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Bronze figurine of a hoplite (citizen-soldier) from the Athenaion on the Timpone della Motta. Height 12.5cm, ca. 530BC. From the Excavations Stoop, found in Temple I. National Archaeological Museum of the Sibaritide, Sibari, inv. no. 65148.
Bronze figurine of a hoplite (citizen-soldier) from the Athenaion on the Timpone della Motta. Height 12.5cm, ca. 530BC. From the Excavations Stoop, found in Temple I. National Archaeological Museum of the Sibaritide, Sibari, inv. no. 65148.

I.A.A.2. Bronze figurine of a hoplite

The warrior’s right hand originally held a spear and the left a shield. The soldier wears a breastplate decorated with spirals and a helmet with a high crest (lophos).

The slight twist of the torso of this bronze hoplite cleverly suggests movement.

Hoplites were spear fighters, operating in a tight linear formation (phalanx), and we hardly need our imagination to see a row of them advancing towards the enemy (while also being reminded of modern tin soldiers).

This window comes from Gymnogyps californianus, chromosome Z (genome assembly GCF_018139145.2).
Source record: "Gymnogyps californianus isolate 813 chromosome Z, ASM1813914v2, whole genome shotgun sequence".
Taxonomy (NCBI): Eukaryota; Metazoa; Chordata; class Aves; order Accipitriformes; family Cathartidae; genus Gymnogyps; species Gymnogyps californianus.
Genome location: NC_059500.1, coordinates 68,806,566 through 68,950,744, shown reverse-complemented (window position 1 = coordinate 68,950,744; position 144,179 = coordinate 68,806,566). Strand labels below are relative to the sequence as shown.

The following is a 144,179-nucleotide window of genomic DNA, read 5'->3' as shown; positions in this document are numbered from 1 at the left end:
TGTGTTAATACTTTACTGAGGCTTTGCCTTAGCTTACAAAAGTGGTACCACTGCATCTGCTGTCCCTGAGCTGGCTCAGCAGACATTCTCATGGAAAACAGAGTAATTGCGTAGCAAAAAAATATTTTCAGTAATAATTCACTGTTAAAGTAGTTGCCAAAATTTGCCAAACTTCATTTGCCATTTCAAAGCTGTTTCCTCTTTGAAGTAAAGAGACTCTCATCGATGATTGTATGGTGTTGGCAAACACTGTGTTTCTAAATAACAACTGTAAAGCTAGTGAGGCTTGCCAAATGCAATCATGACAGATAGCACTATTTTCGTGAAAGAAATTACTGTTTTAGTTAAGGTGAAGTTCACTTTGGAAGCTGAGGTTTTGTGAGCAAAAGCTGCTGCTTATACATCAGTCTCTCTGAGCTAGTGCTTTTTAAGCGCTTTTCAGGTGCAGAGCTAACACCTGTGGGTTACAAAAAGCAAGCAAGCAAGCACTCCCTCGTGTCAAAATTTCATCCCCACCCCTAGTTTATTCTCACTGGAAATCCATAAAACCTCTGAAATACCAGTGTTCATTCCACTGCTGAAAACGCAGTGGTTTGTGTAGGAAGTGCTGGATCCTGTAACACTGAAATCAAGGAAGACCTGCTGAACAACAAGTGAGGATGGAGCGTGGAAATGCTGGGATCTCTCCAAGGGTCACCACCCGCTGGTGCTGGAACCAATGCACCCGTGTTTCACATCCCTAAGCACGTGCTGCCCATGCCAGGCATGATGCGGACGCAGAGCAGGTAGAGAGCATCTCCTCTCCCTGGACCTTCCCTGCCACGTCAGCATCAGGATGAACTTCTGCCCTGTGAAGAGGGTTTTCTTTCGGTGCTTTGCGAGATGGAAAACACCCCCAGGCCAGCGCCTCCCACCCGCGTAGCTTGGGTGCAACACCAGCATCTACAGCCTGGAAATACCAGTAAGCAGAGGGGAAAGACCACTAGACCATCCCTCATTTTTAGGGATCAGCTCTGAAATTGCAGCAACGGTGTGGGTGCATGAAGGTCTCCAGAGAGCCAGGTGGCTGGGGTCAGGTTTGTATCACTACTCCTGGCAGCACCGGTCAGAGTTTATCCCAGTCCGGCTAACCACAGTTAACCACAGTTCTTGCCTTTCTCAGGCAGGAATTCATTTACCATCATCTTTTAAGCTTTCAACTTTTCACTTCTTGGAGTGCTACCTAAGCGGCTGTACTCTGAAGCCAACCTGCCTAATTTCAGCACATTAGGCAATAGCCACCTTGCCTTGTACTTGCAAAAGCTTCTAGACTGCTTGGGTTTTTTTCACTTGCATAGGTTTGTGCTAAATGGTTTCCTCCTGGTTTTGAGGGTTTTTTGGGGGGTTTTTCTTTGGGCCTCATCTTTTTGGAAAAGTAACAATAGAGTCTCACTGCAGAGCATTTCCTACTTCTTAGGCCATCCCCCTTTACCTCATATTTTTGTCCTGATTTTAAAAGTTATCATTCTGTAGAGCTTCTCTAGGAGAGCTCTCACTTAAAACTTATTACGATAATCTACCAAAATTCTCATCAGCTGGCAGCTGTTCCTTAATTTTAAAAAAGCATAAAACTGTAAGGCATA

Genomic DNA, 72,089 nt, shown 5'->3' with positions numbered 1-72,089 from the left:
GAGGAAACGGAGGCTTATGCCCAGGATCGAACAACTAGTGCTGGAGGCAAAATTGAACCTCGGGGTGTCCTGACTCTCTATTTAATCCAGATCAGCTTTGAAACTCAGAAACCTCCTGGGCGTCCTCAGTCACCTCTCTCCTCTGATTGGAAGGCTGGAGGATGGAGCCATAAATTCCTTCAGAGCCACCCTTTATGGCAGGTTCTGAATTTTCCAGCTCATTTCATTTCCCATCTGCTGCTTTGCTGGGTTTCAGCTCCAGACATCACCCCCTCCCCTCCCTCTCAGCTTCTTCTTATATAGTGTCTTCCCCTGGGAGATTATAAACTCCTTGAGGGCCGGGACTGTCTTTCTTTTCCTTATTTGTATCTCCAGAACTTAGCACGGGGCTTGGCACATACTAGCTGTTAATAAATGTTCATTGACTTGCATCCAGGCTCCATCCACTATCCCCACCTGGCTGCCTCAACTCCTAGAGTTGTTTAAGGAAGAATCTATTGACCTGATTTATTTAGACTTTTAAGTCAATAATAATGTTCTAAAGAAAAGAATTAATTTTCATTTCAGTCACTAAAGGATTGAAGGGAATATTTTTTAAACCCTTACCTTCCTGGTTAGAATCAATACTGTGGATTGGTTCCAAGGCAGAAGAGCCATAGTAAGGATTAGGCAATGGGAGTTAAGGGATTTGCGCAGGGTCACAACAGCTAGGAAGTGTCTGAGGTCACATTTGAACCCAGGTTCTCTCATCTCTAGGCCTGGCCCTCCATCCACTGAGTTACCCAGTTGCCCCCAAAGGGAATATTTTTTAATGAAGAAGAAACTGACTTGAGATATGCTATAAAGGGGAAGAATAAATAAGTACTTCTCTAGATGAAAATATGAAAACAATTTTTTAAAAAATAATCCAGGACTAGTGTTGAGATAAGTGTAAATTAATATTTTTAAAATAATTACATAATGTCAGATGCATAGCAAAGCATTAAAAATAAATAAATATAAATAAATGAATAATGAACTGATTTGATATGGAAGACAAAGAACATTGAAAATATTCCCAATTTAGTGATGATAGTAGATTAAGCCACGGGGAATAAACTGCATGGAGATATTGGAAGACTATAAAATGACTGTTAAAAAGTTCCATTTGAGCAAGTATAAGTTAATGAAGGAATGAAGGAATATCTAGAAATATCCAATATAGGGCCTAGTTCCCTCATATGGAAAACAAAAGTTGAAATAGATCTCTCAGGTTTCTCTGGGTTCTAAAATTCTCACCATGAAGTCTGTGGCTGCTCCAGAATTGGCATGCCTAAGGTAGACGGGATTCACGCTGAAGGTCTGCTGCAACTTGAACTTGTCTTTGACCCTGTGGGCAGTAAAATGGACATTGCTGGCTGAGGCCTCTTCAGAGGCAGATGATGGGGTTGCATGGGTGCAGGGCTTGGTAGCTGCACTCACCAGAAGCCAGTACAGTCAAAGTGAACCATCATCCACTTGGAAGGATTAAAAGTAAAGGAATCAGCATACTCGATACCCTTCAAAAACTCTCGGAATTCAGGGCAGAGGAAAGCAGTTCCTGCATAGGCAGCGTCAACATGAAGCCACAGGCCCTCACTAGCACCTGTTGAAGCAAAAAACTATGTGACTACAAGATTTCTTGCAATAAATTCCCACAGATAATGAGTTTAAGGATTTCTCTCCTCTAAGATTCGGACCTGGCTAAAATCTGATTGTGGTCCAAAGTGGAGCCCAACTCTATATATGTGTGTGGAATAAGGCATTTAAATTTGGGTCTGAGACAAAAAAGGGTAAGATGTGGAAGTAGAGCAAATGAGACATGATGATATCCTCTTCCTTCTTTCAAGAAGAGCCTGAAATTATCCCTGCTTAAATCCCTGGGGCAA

Phalanx formations of heavy infantry were a common element in Greek warfare from the 7th century BC onwards, long before this particular bronze warrior was made. His presence as a dedication to the goddess Athena at Francavilla Marittima shows that the phalanx was being used in Magna Graecia as well.

The warrior from the Timpone may have a link to historical fact, because the dedication date of the statuette falls within 25 years of the battle between Sybarites and Krotoniates (in 510BC), which Sybaris lost.

We can imagine a hypothetical phalanx of Sybarite spearmen, all looking like this statuette, advancing towards the Krotoniates before being killed by them. 

The object is associated with Temple I on the top of the Timpone della Motta, from the Scavi Stoop 1963-69. It is now in the National Archaeological Museum of the Sibaritide, Sibari.